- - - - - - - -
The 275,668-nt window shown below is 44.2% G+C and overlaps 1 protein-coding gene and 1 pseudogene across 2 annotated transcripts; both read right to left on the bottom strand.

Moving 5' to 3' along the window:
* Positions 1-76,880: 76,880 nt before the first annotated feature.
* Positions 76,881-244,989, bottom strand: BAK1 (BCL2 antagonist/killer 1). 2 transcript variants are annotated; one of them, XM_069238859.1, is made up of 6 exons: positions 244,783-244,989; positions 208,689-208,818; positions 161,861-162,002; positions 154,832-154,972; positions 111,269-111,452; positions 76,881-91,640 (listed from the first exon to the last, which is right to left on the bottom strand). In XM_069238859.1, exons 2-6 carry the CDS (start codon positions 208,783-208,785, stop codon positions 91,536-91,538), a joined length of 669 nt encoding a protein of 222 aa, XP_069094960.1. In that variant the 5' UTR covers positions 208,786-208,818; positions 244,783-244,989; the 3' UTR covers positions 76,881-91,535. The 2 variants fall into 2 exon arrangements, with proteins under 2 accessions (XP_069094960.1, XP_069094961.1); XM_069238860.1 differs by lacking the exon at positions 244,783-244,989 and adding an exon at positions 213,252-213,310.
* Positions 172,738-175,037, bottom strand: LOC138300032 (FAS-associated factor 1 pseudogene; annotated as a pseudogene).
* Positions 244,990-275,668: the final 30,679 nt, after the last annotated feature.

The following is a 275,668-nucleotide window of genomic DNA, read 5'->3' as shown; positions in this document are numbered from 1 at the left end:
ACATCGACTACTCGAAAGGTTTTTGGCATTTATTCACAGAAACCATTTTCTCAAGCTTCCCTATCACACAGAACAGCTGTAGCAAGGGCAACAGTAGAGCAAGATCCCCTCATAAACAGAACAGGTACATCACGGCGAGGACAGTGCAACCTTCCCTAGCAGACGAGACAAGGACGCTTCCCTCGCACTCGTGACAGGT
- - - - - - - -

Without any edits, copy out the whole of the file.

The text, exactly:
The 275,668-nt window shown below is 44.2% G+C and overlaps 1 protein-coding gene and 1 pseudogene across 2 annotated transcripts; both read right to left on the bottom strand.

Moving 5' to 3' along the window:
* Positions 1-76,880: 76,880 nt before the first annotated feature.
* Positions 76,881-244,989, bottom strand: BAK1 (BCL2 antagonist/killer 1). 2 transcript variants are annotated; one of them, XM_069238859.1, is made up of 6 exons: positions 244,783-244,989; positions 208,689-208,818; positions 161,861-162,002; positions 154,832-154,972; positions 111,269-111,452; positions 76,881-91,640 (listed from the first exon to the last, which is right to left on the bottom strand). In XM_069238859.1, exons 2-6 carry the CDS (start codon positions 208,783-208,785, stop codon positions 91,536-91,538), a joined length of 669 nt encoding a protein of 222 aa, XP_069094960.1. In that variant the 5' UTR covers positions 208,786-208,818; positions 244,783-244,989; the 3' UTR covers positions 76,881-91,535. The 2 variants fall into 2 exon arrangements, with proteins under 2 accessions (XP_069094960.1, XP_069094961.1); XM_069238860.1 differs by lacking the exon at positions 244,783-244,989 and adding an exon at positions 213,252-213,310.
* Positions 172,738-175,037, bottom strand: LOC138300032 (FAS-associated factor 1 pseudogene; annotated as a pseudogene).
* Positions 244,990-275,668: the final 30,679 nt, after the last annotated feature.

The following is a 275,668-nucleotide window of genomic DNA, read 5'->3' as shown; positions in this document are numbered from 1 at the left end:
ACATCGACTACTCGAAAGGTTTTTGGCATTTATTCACAGAAACCATTTTCTCAAGCTTCCCTATCACACAGAACAGCTGTAGCAAGGGCAACAGTAGAGCAAGATCCCCTCATAAACAGAACAGGTACATCACGGCGAGGACAGTGCAACCTTCCCTAGCAGACGAGACAAGGACGCTTCCCTCGCACTCGTGACAGGT